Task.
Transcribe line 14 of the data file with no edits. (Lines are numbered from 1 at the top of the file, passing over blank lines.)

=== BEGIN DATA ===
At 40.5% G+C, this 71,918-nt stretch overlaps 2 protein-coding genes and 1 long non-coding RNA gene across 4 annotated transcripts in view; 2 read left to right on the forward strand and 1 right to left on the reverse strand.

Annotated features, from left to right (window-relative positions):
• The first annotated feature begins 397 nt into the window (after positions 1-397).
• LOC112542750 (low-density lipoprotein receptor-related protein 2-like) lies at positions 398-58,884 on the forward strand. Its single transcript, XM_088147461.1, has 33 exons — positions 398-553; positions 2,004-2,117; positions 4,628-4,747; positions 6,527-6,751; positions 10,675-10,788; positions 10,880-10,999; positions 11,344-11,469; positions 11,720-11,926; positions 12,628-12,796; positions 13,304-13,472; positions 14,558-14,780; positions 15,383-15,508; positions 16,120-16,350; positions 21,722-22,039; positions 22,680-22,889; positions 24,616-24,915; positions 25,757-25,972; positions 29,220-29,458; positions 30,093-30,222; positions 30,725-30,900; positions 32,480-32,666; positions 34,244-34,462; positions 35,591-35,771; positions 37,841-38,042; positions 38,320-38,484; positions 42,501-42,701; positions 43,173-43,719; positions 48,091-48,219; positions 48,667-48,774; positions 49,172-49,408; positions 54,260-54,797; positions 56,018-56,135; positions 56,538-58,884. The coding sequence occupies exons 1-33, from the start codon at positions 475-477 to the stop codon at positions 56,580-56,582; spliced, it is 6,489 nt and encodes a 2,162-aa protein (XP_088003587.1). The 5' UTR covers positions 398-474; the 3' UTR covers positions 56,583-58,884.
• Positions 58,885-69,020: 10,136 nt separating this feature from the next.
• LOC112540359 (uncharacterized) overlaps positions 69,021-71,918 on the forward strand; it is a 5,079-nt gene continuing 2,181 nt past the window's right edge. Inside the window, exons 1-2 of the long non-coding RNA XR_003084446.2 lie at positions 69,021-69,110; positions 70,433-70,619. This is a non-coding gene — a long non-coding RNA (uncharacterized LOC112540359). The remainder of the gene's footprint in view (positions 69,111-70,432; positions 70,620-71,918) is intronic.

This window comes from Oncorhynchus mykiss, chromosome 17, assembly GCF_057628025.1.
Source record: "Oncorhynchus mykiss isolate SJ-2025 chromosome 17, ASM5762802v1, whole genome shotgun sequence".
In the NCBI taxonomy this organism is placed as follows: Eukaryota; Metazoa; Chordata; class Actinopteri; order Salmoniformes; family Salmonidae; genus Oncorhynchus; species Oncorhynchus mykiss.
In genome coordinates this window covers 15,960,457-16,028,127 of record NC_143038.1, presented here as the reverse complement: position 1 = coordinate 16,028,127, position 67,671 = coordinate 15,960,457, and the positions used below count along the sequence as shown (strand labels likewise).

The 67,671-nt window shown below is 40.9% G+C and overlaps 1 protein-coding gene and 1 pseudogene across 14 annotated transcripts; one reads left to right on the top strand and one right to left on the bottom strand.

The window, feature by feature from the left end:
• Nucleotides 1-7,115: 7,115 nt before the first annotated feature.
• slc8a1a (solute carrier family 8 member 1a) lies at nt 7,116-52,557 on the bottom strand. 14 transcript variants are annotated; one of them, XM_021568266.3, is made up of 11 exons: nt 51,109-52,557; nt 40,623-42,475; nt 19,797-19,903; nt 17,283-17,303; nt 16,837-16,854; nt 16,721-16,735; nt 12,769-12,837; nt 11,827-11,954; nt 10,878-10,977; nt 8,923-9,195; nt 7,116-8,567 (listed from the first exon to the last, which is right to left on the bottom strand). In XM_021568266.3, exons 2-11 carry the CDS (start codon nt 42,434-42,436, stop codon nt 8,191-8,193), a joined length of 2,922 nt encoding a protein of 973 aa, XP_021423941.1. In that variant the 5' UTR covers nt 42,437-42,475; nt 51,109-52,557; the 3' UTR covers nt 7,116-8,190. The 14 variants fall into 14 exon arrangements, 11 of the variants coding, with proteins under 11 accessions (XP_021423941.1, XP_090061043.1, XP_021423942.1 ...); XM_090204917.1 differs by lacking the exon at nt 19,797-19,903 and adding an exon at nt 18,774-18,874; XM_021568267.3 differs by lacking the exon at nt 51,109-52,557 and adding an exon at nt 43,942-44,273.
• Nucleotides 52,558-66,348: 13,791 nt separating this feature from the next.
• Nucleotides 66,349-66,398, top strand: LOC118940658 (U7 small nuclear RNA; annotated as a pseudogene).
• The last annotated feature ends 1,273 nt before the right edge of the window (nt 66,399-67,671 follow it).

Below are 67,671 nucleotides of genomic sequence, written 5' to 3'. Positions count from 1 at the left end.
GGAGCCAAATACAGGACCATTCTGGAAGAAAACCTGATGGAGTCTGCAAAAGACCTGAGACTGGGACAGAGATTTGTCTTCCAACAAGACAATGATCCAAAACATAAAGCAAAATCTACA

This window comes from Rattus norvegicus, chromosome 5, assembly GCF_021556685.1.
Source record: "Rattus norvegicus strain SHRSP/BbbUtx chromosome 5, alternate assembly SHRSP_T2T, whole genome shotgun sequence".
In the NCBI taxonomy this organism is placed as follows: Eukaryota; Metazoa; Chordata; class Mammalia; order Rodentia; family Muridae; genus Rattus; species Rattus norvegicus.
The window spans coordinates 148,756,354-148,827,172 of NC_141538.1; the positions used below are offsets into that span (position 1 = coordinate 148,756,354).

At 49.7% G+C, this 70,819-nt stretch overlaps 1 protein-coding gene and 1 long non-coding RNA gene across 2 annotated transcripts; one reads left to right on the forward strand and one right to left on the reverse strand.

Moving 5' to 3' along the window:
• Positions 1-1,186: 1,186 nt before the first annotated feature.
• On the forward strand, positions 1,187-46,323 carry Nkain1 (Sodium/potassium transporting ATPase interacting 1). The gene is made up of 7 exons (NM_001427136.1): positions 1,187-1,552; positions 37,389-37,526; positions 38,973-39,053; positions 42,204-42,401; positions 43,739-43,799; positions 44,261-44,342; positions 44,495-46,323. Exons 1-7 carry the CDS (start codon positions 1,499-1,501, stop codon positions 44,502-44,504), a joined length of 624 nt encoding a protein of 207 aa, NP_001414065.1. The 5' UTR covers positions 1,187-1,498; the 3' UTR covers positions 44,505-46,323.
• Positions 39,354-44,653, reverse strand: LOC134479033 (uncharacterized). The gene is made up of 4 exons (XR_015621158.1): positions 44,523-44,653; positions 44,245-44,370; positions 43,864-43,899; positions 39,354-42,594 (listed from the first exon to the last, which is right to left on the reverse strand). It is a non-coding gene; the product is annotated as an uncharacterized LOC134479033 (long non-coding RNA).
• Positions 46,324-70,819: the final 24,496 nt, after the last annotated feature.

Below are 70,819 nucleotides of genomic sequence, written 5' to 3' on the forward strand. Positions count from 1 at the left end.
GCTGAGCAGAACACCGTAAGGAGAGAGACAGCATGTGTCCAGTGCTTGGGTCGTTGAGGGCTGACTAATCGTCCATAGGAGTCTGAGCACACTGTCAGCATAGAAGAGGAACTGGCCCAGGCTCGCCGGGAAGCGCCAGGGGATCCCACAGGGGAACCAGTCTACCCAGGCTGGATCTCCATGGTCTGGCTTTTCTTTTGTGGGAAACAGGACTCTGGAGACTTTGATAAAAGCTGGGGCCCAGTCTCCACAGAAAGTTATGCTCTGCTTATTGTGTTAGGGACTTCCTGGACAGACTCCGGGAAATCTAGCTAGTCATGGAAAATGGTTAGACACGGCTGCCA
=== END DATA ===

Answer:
• slc8a1a (solute carrier family 8 member 1a) lies at nt 7,116-52,557 on the bottom strand. 14 transcript variants are annotated; one of them, XM_021568266.3, is made up of 11 exons: nt 51,109-52,557; nt 40,623-42,475; nt 19,797-19,903; nt 17,283-17,303; nt 16,837-16,854; nt 16,721-16,735; nt 12,769-12,837; nt 11,827-11,954; nt 10,878-10,977; nt 8,923-9,195; nt 7,116-8,567 (listed from the first exon to the last, which is right to left on the bottom strand). In XM_021568266.3, exons 2-11 carry the CDS (start codon nt 42,434-42,436, stop codon nt 8,191-8,193), a joined length of 2,922 nt encoding a protein of 973 aa, XP_021423941.1. In that variant the 5' UTR covers nt 42,437-42,475; nt 51,109-52,557; the 3' UTR covers nt 7,116-8,190. The 14 variants fall into 14 exon arrangements, 11 of the variants coding, with proteins under 11 accessions (XP_021423941.1, XP_090061043.1, XP_021423942.1 ...); XM_090204917.1 differs by lacking the exon at nt 19,797-19,903 and adding an exon at nt 18,774-18,874; XM_021568267.3 differs by lacking the exon at nt 51,109-52,557 and adding an exon at nt 43,942-44,273.